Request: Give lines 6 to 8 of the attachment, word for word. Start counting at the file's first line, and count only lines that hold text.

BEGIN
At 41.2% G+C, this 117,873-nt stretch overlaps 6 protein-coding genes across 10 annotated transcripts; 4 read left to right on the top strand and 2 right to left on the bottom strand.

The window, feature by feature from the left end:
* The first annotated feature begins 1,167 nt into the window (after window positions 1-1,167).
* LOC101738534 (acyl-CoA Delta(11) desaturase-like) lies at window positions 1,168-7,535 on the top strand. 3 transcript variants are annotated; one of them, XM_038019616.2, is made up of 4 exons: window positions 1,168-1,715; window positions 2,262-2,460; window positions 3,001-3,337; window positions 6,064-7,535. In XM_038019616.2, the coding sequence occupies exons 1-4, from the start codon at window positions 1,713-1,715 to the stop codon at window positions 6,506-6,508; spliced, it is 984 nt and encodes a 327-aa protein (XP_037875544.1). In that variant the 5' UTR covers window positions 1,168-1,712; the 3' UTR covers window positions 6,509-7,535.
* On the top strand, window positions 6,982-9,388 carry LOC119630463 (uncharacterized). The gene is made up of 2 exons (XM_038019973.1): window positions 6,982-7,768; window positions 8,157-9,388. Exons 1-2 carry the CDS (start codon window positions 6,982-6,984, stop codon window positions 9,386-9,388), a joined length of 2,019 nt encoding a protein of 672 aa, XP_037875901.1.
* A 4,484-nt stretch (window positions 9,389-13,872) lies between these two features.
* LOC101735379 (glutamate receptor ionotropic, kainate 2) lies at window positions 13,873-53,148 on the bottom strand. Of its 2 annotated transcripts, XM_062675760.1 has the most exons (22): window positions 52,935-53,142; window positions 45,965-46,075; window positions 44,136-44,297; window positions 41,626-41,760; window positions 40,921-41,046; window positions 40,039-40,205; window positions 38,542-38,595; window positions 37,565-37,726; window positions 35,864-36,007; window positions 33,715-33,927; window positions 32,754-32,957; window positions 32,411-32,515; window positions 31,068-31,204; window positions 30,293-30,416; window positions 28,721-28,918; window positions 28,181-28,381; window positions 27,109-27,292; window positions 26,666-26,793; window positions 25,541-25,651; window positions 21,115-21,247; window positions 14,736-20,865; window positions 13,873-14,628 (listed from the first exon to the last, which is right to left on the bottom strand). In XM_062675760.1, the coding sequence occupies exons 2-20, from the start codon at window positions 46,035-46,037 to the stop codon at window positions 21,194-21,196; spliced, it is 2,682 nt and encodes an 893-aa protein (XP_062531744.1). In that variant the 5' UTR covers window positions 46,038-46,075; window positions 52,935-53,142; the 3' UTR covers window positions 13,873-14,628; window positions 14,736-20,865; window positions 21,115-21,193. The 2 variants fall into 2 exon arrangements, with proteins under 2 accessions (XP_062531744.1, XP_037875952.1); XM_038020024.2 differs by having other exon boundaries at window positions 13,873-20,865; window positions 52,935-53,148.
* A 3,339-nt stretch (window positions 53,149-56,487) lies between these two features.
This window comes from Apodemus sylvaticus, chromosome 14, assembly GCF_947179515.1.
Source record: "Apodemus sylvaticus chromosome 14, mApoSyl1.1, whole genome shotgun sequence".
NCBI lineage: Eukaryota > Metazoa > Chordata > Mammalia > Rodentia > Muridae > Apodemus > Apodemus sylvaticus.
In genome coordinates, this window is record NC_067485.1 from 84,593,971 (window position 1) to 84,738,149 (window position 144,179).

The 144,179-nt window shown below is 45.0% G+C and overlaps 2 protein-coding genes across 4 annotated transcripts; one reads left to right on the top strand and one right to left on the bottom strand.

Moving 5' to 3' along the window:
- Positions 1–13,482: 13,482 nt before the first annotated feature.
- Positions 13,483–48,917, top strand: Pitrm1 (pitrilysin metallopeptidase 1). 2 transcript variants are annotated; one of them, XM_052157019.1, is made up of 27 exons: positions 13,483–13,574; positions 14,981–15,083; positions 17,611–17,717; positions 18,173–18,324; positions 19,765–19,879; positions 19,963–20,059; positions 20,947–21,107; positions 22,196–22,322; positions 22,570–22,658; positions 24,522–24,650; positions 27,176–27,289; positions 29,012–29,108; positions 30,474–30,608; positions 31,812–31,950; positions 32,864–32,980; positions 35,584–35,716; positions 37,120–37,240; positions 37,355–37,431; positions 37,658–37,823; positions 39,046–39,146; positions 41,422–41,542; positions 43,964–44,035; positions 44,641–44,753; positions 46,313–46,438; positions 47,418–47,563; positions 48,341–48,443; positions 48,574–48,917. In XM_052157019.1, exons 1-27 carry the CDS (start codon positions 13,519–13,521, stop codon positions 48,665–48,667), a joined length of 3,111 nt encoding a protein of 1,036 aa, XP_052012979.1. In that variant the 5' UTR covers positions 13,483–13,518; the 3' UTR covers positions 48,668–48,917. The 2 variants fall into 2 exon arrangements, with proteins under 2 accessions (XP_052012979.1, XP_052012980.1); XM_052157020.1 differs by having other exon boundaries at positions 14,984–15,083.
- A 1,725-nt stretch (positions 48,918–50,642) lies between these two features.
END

* A 4,484-nt stretch (window positions 9,389-13,872) lies between these two features.
* LOC101735379 (glutamate receptor ionotropic, kainate 2) lies at window positions 13,873-53,148 on the bottom strand. Of its 2 annotated transcripts, XM_062675760.1 has the most exons (22): window positions 52,935-53,142; window positions 45,965-46,075; window positions 44,136-44,297; window positions 41,626-41,760; window positions 40,921-41,046; window positions 40,039-40,205; window positions 38,542-38,595; window positions 37,565-37,726; window positions 35,864-36,007; window positions 33,715-33,927; window positions 32,754-32,957; window positions 32,411-32,515; window positions 31,068-31,204; window positions 30,293-30,416; window positions 28,721-28,918; window positions 28,181-28,381; window positions 27,109-27,292; window positions 26,666-26,793; window positions 25,541-25,651; window positions 21,115-21,247; window positions 14,736-20,865; window positions 13,873-14,628 (listed from the first exon to the last, which is right to left on the bottom strand). In XM_062675760.1, the coding sequence occupies exons 2-20, from the start codon at window positions 46,035-46,037 to the stop codon at window positions 21,194-21,196; spliced, it is 2,682 nt and encodes an 893-aa protein (XP_062531744.1). In that variant the 5' UTR covers window positions 46,038-46,075; window positions 52,935-53,142; the 3' UTR covers window positions 13,873-14,628; window positions 14,736-20,865; window positions 21,115-21,193. The 2 variants fall into 2 exon arrangements, with proteins under 2 accessions (XP_062531744.1, XP_037875952.1); XM_038020024.2 differs by having other exon boundaries at window positions 13,873-20,865; window positions 52,935-53,148.
* A 3,339-nt stretch (window positions 53,149-56,487) lies between these two features.